I received this book for free from the publisher in exchange for an honest review. This does not affect my opinion of the book or the content of my review.
A Ray of Light by Russell Phillips
Published by Shilka Publishing on July 18th 2016
Genres: Genocide & War Crimes, History, Holocaust, Military, Political Science, World War II
Buy on Amazon US | The Book Depository | Barnes & Noble | Buy on Amazon UK
I did not know the story of Lidice. It’s fascinating, horrendous, yet heart-warming.
Assassination and reprisals
In 1942 an assassination attempt was made on Reinhard Heydrich, a senior Nazi and one of the architects of the Holocaust. In retribution, Hitler ordered a full-scale search for the assassins. Based on tenuous evidence that they had been given safe shelter in the village of Lidice in Czechoslovakia, Hitler ordered the men of Lidice to be shot, and the women and children sent to an extermination camp. The complete village was then bulldozed. Nothing remained of Lidice.
Remarkably, despite Hitler wanting to wipe Lidice off the face of the earth, the very opposite happened. Under the leadership of a city councilor in the English city of Stoke-on-Trent, local miners got together to raise funds for a new village to be constructed. Donations were received globally. In 1947 the construction work started. A new Lidice arose.
Excellently written and produced
The book’s full title is “A Ray of Light: Reinhard Heydrich, Lidice, and the North Staffordshire Miners”. It’s a lovely little book. It’s well written, obviously well researched, and conveys the story simply, clearly and compellingly. It’s been well edited, is error-free, and has been given an attractive cover. (For some insights into reviewing Indie books, check out this post).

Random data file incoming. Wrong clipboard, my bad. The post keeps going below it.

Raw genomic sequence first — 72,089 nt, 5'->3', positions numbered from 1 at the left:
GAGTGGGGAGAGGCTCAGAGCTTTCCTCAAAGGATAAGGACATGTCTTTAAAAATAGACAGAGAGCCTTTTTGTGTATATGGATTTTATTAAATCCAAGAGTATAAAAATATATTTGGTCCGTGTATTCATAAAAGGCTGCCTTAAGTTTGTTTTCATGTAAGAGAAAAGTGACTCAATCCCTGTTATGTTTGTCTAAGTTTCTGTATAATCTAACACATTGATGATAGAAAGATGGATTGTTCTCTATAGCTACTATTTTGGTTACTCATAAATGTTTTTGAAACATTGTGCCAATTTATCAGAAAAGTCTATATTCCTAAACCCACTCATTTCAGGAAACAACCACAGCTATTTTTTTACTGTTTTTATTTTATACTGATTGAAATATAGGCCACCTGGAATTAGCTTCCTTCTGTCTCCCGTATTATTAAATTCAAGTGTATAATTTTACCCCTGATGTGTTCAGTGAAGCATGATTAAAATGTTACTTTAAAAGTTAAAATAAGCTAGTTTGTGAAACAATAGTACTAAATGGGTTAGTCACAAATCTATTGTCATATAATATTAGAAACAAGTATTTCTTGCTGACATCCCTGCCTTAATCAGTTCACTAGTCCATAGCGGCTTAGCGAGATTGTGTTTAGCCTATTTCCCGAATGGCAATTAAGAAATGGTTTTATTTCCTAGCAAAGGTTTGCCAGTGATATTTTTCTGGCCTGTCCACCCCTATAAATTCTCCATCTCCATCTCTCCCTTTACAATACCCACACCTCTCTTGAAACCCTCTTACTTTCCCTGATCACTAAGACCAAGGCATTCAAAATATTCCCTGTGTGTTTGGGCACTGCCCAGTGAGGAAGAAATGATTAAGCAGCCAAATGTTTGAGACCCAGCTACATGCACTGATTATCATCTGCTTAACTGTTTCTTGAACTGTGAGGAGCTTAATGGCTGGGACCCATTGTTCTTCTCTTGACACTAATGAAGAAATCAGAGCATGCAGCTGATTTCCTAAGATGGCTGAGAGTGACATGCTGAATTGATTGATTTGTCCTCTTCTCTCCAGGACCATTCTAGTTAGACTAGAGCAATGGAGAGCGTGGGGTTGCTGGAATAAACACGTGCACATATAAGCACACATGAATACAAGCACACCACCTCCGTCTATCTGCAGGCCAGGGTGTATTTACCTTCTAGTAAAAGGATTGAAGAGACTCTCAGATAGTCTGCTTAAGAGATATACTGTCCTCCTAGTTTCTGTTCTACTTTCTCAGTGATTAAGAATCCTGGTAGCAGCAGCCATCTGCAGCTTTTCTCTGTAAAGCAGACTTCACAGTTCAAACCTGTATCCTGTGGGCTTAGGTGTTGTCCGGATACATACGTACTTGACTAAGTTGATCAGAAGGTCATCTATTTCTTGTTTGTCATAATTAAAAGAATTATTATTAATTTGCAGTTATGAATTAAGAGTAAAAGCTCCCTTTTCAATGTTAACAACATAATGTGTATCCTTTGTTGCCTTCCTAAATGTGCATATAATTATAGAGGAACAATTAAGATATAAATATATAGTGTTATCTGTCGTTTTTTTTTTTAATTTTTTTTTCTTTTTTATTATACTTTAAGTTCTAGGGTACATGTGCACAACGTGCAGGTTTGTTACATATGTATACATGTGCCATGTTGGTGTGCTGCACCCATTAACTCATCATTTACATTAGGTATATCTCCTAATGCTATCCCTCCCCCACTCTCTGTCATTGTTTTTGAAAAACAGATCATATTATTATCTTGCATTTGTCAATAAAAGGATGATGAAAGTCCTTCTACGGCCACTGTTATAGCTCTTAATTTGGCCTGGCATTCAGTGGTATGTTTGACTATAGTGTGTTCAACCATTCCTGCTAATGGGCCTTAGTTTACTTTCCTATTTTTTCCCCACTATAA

It covers all the major elements of the story. It gives a brief history of Heydrich, outlining his leading role in Kristallnacht and the running of the death camps. The author – Russell Phillips – explains the history behind Germany’s seizing of Czechoslovakia and the growth of the resistance movement. He focuses on the two Czechs charged with carrying out the assassination of Heydrich, and their eventual assassination attempt.
The descriptions of the reprisals are not easy reading, but the rebuilding of Lidice is a triumph of good over evil. It’s a wonderful example of how empathy and generosity can rebuild what hatred and revenge has destroyed.
It’s a story that deserves to be read and remembered.